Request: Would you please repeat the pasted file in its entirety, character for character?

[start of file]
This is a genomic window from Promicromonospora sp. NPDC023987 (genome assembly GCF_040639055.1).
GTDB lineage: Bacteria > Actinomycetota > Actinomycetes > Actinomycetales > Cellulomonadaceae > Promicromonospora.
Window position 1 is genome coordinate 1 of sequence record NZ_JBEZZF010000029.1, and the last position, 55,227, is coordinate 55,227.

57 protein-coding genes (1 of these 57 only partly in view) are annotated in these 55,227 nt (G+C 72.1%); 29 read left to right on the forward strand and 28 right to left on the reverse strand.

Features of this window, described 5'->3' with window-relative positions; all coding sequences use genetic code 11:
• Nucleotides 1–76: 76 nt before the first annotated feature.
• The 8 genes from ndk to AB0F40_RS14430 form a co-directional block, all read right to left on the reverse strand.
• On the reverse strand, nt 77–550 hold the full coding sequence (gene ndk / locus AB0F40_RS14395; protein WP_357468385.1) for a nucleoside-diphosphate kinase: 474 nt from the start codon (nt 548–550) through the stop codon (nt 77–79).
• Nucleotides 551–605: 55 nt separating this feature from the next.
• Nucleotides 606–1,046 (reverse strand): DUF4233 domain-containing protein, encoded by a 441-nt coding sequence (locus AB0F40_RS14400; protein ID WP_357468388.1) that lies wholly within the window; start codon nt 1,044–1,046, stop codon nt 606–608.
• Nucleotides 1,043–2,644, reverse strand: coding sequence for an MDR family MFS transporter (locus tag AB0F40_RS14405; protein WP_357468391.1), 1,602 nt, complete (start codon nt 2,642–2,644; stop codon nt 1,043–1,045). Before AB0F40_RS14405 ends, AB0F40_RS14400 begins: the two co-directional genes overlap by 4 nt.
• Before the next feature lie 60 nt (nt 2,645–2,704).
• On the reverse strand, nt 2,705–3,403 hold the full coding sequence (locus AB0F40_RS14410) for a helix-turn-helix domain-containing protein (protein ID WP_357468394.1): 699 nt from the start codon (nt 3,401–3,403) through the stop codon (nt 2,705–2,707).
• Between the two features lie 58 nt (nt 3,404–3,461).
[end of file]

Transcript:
This is a genomic window from Promicromonospora sp. NPDC023987 (genome assembly GCF_040639055.1).
GTDB lineage: Bacteria > Actinomycetota > Actinomycetes > Actinomycetales > Cellulomonadaceae > Promicromonospora.
Window position 1 is genome coordinate 1 of sequence record NZ_JBEZZF010000029.1, and the last position, 55,227, is coordinate 55,227.

57 protein-coding genes (1 of these 57 only partly in view) are annotated in these 55,227 nt (G+C 72.1%); 29 read left to right on the forward strand and 28 right to left on the reverse strand.

Features of this window, described 5'->3' with window-relative positions; all coding sequences use genetic code 11:
• Nucleotides 1–76: 76 nt before the first annotated feature.
• The 8 genes from ndk to AB0F40_RS14430 form a co-directional block, all read right to left on the reverse strand.
• On the reverse strand, nt 77–550 hold the full coding sequence (gene ndk / locus AB0F40_RS14395; protein WP_357468385.1) for a nucleoside-diphosphate kinase: 474 nt from the start codon (nt 548–550) through the stop codon (nt 77–79).
• Nucleotides 551–605: 55 nt separating this feature from the next.
• Nucleotides 606–1,046 (reverse strand): DUF4233 domain-containing protein, encoded by a 441-nt coding sequence (locus AB0F40_RS14400; protein ID WP_357468388.1) that lies wholly within the window; start codon nt 1,044–1,046, stop codon nt 606–608.
• Nucleotides 1,043–2,644, reverse strand: coding sequence for an MDR family MFS transporter (locus tag AB0F40_RS14405; protein WP_357468391.1), 1,602 nt, complete (start codon nt 2,642–2,644; stop codon nt 1,043–1,045). Before AB0F40_RS14405 ends, AB0F40_RS14400 begins: the two co-directional genes overlap by 4 nt.
• Before the next feature lie 60 nt (nt 2,645–2,704).
• On the reverse strand, nt 2,705–3,403 hold the full coding sequence (locus AB0F40_RS14410) for a helix-turn-helix domain-containing protein (protein ID WP_357468394.1): 699 nt from the start codon (nt 3,401–3,403) through the stop codon (nt 2,705–2,707).
• Between the two features lie 58 nt (nt 3,404–3,461).